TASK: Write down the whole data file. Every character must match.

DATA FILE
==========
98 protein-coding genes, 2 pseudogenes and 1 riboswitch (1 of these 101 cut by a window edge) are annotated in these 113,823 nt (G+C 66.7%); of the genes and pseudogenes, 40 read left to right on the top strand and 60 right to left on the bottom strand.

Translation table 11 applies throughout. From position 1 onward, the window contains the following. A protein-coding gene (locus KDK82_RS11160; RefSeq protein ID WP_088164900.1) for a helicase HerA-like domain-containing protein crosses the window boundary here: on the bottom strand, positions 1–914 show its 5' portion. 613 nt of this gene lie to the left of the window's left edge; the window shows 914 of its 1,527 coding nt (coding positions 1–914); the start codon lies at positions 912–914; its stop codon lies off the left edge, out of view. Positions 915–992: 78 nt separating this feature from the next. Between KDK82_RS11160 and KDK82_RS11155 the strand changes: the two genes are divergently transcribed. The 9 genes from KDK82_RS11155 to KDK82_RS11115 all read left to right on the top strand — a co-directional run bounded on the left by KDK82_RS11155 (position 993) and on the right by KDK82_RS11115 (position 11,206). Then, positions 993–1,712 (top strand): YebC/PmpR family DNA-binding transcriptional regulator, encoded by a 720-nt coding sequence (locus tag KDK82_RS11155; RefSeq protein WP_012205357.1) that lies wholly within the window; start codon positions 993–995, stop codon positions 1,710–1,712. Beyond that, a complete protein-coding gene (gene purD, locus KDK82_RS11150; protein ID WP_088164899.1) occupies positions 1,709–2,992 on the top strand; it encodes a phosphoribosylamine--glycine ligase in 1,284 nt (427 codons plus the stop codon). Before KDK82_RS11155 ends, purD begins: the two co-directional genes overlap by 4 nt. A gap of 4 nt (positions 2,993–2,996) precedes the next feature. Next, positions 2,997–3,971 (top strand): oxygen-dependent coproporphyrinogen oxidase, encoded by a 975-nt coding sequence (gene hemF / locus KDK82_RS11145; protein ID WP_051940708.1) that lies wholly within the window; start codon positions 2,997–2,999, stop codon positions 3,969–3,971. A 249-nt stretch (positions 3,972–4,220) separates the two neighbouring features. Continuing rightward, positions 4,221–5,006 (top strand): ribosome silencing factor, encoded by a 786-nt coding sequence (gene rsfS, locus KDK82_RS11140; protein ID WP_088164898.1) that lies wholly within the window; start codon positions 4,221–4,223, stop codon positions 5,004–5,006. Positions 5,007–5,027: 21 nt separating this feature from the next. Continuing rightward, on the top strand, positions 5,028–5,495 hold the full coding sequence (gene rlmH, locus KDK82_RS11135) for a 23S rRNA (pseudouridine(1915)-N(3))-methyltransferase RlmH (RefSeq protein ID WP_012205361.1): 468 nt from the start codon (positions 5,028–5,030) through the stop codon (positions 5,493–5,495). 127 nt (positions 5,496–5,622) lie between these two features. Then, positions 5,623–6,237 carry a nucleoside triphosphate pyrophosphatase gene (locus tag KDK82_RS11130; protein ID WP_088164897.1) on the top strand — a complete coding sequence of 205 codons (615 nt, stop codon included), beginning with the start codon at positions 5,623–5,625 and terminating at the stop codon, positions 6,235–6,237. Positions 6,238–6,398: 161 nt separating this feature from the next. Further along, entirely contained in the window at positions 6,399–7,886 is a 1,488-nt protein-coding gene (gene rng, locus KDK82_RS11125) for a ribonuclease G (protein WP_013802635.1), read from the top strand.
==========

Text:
98 protein-coding genes, 2 pseudogenes and 1 riboswitch (1 of these 101 cut by a window edge) are annotated in these 113,823 nt (G+C 66.7%); of the genes and pseudogenes, 40 read left to right on the top strand and 60 right to left on the bottom strand.

Translation table 11 applies throughout. From position 1 onward, the window contains the following. A protein-coding gene (locus KDK82_RS11160; RefSeq protein ID WP_088164900.1) for a helicase HerA-like domain-containing protein crosses the window boundary here: on the bottom strand, positions 1–914 show its 5' portion. 613 nt of this gene lie to the left of the window's left edge; the window shows 914 of its 1,527 coding nt (coding positions 1–914); the start codon lies at positions 912–914; its stop codon lies off the left edge, out of view. Positions 915–992: 78 nt separating this feature from the next. Between KDK82_RS11160 and KDK82_RS11155 the strand changes: the two genes are divergently transcribed. The 9 genes from KDK82_RS11155 to KDK82_RS11115 all read left to right on the top strand — a co-directional run bounded on the left by KDK82_RS11155 (position 993) and on the right by KDK82_RS11115 (position 11,206). Then, positions 993–1,712 (top strand): YebC/PmpR family DNA-binding transcriptional regulator, encoded by a 720-nt coding sequence (locus tag KDK82_RS11155; RefSeq protein WP_012205357.1) that lies wholly within the window; start codon positions 993–995, stop codon positions 1,710–1,712. Beyond that, a complete protein-coding gene (gene purD, locus KDK82_RS11150; protein ID WP_088164899.1) occupies positions 1,709–2,992 on the top strand; it encodes a phosphoribosylamine--glycine ligase in 1,284 nt (427 codons plus the stop codon). Before KDK82_RS11155 ends, purD begins: the two co-directional genes overlap by 4 nt. A gap of 4 nt (positions 2,993–2,996) precedes the next feature. Next, positions 2,997–3,971 (top strand): oxygen-dependent coproporphyrinogen oxidase, encoded by a 975-nt coding sequence (gene hemF / locus KDK82_RS11145; protein ID WP_051940708.1) that lies wholly within the window; start codon positions 2,997–2,999, stop codon positions 3,969–3,971. A 249-nt stretch (positions 3,972–4,220) separates the two neighbouring features. Continuing rightward, positions 4,221–5,006 (top strand): ribosome silencing factor, encoded by a 786-nt coding sequence (gene rsfS, locus KDK82_RS11140; protein ID WP_088164898.1) that lies wholly within the window; start codon positions 4,221–4,223, stop codon positions 5,004–5,006. Positions 5,007–5,027: 21 nt separating this feature from the next. Continuing rightward, on the top strand, positions 5,028–5,495 hold the full coding sequence (gene rlmH, locus KDK82_RS11135) for a 23S rRNA (pseudouridine(1915)-N(3))-methyltransferase RlmH (RefSeq protein ID WP_012205361.1): 468 nt from the start codon (positions 5,028–5,030) through the stop codon (positions 5,493–5,495). 127 nt (positions 5,496–5,622) lie between these two features. Then, positions 5,623–6,237 carry a nucleoside triphosphate pyrophosphatase gene (locus tag KDK82_RS11130; protein ID WP_088164897.1) on the top strand — a complete coding sequence of 205 codons (615 nt, stop codon included), beginning with the start codon at positions 5,623–5,625 and terminating at the stop codon, positions 6,235–6,237. Positions 6,238–6,398: 161 nt separating this feature from the next. Further along, entirely contained in the window at positions 6,399–7,886 is a 1,488-nt protein-coding gene (gene rng, locus KDK82_RS11125) for a ribonuclease G (protein WP_013802635.1), read from the top strand.